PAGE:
A retelling of the classic Dickens tale of Ebenezer Scrooge, miser extraordinaire. He is held accountable for his dastardly ways during night-time visitations by the Ghosts of Christmas Past, Present, and future. Written by
Murray Chapman <email@example.com>
SERIES TRADEMARK: At the conclusion of the song "One More Sleep", Bob (Kermit the Frog) is seen standing alone in the street and a shooting star can been seen streaking across the sky. In many (not all) of the Muppet movies, a shooting star goes across the sky at some point when Kermit is on. See more »
When Cratchit is singing and carrying Tiny Tim down the street on his shoulders, the floor keeps moving underneath him after he stops walking. See more »
Christmas is a very busy time for us, Mr. Cratchit. People preparing feasts, giving parties, spending the mortgage money on frivolities. One might say that December is the foreclosure season. Harvest time for the money-lenders.
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The closing credits include a credit for "Rizzo's personal caterer". See more »
That question pretty much sums up my reaction to "The Muppet Christmas Carol", a hilarious, yet touching film.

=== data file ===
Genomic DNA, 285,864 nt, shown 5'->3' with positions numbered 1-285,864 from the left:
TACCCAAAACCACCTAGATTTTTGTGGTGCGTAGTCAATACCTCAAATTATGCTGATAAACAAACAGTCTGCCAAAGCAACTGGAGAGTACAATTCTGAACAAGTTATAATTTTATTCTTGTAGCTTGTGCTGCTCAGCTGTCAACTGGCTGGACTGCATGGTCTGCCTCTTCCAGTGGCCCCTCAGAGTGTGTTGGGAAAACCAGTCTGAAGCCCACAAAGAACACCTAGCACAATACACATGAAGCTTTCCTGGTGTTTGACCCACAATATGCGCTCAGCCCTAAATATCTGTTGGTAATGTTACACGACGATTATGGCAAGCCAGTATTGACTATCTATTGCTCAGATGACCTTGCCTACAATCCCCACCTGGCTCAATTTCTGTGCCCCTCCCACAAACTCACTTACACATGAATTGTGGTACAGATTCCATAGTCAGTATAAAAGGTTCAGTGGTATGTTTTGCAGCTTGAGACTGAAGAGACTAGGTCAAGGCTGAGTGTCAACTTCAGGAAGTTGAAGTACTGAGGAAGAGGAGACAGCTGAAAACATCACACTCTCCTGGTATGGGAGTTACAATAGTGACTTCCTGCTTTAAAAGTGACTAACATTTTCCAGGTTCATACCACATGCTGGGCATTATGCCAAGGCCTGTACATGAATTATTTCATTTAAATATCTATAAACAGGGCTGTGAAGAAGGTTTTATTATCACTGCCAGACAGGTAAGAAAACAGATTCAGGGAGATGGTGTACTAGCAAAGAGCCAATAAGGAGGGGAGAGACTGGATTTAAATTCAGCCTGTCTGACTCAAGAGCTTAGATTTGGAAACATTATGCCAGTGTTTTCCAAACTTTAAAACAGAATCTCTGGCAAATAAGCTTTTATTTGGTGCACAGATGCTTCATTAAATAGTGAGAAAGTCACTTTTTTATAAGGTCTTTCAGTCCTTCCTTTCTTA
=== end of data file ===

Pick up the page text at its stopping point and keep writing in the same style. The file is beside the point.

What did I like about the movie? Just about everything! Michael Caine made a great Scrooge, and this film showed us, possibly better than just about any other version I've seen, just how Scrooge came to be such a miser (although that could partly be because the versions I saw which really go into Scrooge's childhood were clearly adult versions, which meant they could be more subtle in their explanations). To Caine's eternal credit, he made Scrooge very believable, which is no small feat considering most of his fellow cast members were puppets.
And what about the Muppets? They were also brilliant! Kermit made an excellent Bob Cratchit, loyal and humble, and he had a wonderful tribute to Tiny Tim which also served as a brilliant tribute to Jim Henson. Miss Piggy was a great Mrs. Cratchit, feisty yet very loving toward Bob (the worst of her temper was thankfully muted by the story). Fozzie the Bear was a hilarious Fozziwig, and The Great Gonzo and Rizzo the Rat made a great team, having some of the best lines out there (my favorite is Rizzo's "Light the lamp, not the rat! Light the lamp, not the rat!"). The ghosts were definitely believable (and in the case of the two Marley Brothers, hilarious as well). Incidentally, the original text had only one Marley -- Jacob, but to get the two comedians from the balcony in the story, Robert Marley was added.
Finally, the songs were rather good, with the best one (in my humble opinion) being "When Love is Gone".
So, I firmly recommend "The Muppet Christmas Carol" to one and all.
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